The collaborating INITIO consortium will address this major issue by first engineering molecules that act as receptors that recognise specific pollutants. The receptors will then be integrated with smart nanostructures to create devices that can be deployed directly in the field to detect and destroy the pollutants. These devices will essentially function as “chemical noses” by sniffing out the toxins. Once they have been sniffed out and identified, they can be removed and/or destroyed.
Olfactory receptors, also known as smell receptors, are proteins which are responsible for the detection of odorants, giving rise to our own sense of smell. The wide range of odors which the nose is able to detect is due to a mechanism known as molecular recognition. This allows us to discriminate between a multitude of odors present in extremely small quantities with complex structures. A “chemical nose” is a device which mimics the molecular recognition through synthetic receptors which are synthesised in laboratories. The interaction between the sensor and the molecule being detected generates a distinct pattern. Just like our own noses, these devices do not require previous built-in knowledge about various substances in order to detect them, they can instead be trained to recognise different substances.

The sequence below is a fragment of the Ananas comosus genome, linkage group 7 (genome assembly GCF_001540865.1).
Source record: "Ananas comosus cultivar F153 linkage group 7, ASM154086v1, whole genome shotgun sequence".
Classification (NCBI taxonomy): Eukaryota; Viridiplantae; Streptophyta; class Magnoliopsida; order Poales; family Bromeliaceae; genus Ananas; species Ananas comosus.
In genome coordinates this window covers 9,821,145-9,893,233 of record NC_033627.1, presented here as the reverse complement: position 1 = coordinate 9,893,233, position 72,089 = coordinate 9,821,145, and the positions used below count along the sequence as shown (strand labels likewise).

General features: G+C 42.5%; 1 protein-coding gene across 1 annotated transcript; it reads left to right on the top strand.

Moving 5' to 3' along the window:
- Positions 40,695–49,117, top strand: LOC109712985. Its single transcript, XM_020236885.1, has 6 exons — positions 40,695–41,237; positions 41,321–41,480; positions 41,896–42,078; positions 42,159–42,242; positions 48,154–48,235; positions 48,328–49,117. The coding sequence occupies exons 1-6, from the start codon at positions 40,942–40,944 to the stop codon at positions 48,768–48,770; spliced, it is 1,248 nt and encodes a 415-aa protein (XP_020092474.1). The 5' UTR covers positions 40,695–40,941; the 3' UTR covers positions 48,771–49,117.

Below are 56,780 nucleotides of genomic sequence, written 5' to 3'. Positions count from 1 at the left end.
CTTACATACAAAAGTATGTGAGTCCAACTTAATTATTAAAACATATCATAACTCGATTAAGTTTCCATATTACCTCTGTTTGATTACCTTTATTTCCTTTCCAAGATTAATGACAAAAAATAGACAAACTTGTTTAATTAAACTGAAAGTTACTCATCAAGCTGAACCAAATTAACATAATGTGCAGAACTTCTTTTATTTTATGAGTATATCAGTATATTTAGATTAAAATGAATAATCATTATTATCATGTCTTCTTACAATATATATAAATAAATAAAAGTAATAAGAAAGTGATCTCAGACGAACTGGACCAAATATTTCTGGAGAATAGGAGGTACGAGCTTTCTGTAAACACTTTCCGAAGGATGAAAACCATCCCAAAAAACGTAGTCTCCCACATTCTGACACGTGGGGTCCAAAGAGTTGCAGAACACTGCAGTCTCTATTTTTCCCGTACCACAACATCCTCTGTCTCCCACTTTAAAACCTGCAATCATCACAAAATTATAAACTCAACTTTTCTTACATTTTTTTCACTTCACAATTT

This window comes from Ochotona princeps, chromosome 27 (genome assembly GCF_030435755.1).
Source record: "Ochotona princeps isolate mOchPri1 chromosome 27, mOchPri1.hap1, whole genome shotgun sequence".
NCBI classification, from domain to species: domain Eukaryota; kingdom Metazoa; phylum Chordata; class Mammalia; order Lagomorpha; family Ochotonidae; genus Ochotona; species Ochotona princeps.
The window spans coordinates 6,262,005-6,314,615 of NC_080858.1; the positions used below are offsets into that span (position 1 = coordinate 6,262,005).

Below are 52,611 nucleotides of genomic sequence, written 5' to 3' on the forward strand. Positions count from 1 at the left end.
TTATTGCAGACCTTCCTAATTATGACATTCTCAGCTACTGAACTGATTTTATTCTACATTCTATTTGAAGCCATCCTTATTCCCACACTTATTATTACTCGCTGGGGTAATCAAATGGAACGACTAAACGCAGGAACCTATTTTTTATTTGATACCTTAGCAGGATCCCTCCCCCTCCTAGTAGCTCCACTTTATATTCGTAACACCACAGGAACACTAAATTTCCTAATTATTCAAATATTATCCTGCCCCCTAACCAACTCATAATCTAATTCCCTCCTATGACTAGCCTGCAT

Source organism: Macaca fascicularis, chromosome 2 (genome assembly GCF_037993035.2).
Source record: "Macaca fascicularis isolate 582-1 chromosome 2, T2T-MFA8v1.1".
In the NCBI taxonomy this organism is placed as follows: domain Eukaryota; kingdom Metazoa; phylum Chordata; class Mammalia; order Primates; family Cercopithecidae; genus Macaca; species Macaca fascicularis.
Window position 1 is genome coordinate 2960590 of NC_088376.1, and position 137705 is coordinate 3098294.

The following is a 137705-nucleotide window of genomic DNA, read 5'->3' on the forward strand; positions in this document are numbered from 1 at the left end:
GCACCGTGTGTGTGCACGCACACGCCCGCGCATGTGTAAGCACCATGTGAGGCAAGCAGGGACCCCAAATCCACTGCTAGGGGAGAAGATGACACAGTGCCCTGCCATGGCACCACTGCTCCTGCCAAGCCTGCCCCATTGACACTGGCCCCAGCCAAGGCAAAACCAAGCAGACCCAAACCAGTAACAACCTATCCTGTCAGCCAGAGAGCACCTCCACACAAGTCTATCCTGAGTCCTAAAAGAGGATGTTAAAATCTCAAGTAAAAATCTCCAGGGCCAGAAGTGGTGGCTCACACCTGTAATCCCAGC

The Irish group, headed by Professor Senge, Chair of Organic Chemistry at Trinity, will build the molecules that act as the sensors in the chemical noses. The sensors will employ porphyrin, an organic compound often dubbed “the pigment of life”. Porphyrin has been widely studied in attempts to mimic its properties in nature, it is responsible for the red colour in haemoglobin in blood and for the green colour of chlorophyll in plants. Porphyrins boast the ability to host almost all metal ions in the periodic table. The properties of the porphyrin change upon interaction with the substance being detected. These changes are then translated into a signal which may be in the form of a colour change or an electric signal, indicating the presence of a substrate. The tunable detection properties of porphyrins and their ability to detect a wide range of substances make them attractive candidates for their use in sensors. They are able to sense liquid and gas phase substances such as carbon dioxide, dopamine, and other neurotransmitters, pollutants, and explosives through a range of interactions. Using chemical methods which have recently been developed at Trinity, the porphyrin-based sensors will flag the presence of specific pollutants by changing their colour when coming into contact with them.